Non-fungible tokens, or NFTs, as they have come to be more widely known, are currently the most predominant and innovative disruptors to the state of the global gaming industry today. Historically, the gaming industry’s traditional business model has been one that includes three primary parties: developers who design and create games, production studios that market and sell them, and the consumer markets of gamers who purchase and play them. In this model, however, developers do not retain full ownership or control over the games they create; rather, the rights of ownership are held by the production studios that release them. This also means that when players purchase these games — especially digital copies via platforms such as Steam, Xbox Live, or Sony’s Playstation marketplace — they do not actually own the products they purchased but instead purchase them on a consumer license from the game’s producers.

Furthermore, many production companies within the gaming industry have come under fire more than once in recent memory due to their widespread adoption of the concept of microtransactions, or purchases made by players to acquire additional downloadable content (DLC) and other items for certain games such as avatars, items, and in-game currency. The concept of in-game microtransactions has only been exacerbated by the rise of the gaming-adjacent industry of eSports, as the ability to purchase rarer or more powerful items within a game often gives its players an edge when gaming competitively against their peers.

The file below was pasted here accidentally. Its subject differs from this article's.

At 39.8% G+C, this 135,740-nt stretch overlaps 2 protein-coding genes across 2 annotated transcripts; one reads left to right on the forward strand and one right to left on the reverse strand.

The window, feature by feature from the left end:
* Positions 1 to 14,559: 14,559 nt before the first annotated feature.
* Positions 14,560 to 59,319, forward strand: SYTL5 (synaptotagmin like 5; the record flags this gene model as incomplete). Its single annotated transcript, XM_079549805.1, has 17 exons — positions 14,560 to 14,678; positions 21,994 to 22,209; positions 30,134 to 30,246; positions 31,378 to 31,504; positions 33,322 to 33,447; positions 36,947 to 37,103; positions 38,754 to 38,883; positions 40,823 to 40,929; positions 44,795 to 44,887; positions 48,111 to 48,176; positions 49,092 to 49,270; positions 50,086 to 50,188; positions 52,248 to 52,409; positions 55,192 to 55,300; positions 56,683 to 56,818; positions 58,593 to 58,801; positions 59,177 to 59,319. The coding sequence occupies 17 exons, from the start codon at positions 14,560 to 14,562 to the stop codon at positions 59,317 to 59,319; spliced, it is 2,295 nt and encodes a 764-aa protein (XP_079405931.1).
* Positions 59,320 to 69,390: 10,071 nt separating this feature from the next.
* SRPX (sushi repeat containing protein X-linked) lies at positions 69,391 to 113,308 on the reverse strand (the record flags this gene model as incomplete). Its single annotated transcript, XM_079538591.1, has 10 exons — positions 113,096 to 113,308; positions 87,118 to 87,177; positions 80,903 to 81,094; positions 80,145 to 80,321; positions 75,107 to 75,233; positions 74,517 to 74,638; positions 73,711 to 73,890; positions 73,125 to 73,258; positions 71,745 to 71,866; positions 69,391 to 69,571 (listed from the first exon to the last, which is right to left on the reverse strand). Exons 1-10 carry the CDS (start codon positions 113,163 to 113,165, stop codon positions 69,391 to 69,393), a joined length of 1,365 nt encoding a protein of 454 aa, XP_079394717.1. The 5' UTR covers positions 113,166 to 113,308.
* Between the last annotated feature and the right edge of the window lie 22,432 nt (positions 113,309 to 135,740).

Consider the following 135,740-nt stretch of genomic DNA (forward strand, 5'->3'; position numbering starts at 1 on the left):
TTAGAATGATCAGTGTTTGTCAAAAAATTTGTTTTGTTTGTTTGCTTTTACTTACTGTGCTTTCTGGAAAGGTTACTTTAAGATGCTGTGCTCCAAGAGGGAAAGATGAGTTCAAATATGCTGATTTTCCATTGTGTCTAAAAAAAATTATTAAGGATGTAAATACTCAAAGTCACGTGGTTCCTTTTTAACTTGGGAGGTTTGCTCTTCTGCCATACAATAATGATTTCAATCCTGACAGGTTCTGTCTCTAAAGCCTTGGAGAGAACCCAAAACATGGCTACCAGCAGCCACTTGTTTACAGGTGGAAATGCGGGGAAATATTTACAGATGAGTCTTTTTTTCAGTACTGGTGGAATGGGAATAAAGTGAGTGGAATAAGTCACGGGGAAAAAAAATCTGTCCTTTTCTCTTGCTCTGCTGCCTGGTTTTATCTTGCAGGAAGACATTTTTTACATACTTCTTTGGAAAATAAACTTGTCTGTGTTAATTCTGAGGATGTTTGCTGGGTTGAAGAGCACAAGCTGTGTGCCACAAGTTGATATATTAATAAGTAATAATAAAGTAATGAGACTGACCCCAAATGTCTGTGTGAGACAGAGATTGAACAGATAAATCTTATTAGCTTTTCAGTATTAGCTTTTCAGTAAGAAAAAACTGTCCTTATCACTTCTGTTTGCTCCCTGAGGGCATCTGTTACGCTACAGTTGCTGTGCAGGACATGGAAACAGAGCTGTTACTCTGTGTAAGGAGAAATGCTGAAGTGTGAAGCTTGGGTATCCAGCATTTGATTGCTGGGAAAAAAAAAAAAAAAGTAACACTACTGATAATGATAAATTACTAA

But much like the pitfalls regarding ownership rights of the game itself, the historical business model of the gaming industry likewise means that any DLC or in-game assets purchased by players using their own hard-earned money are still officially owned by the game’s producers. However, with the introduction of NFTs into games developed for use with blockchain technology over the past few years, gamers have begun to realize that this poses a unique opportunity for them — an opportunity to truly own the games and in-game assets they purchase using cryptocurrency in their blockchain wallets — and other industries have started taking notice.

A History of NFT Inclusion in Games Built on Blockchain

In November of 2017, the release of the digital pet game CryptoKitties — a decentralized application (Dapp) built upon blockchain technology within the Ethereum (ETH) cryptocurrency network in which players can buy, sell, and trade virtual cats using ETH within their blockchain wallets — experienced a near-immediate explosion of user activity. In less than two weeks following the game’s release, nearly 5,000 individual ETH transactions were made in (and around) the game by some 14,000 separate users. By April of 2018, less than six months after CryptoKitties’s launch, the total value of these transactions, which had grown to nearly 44,000, equated to roughly $32 million.

Later in 2018, another Dapp title, MyCryptoHeroes, was released by developers Double Jump Tokyo. By January of the following year, this title’s weekly active users ballooned from barely 1,000 at its launch to over 9,000 before going on to achieve the number-one rank for total ETH transaction volumes in April of 2020 and 8th in all-time NFT collectible sales volumes in April of 2021.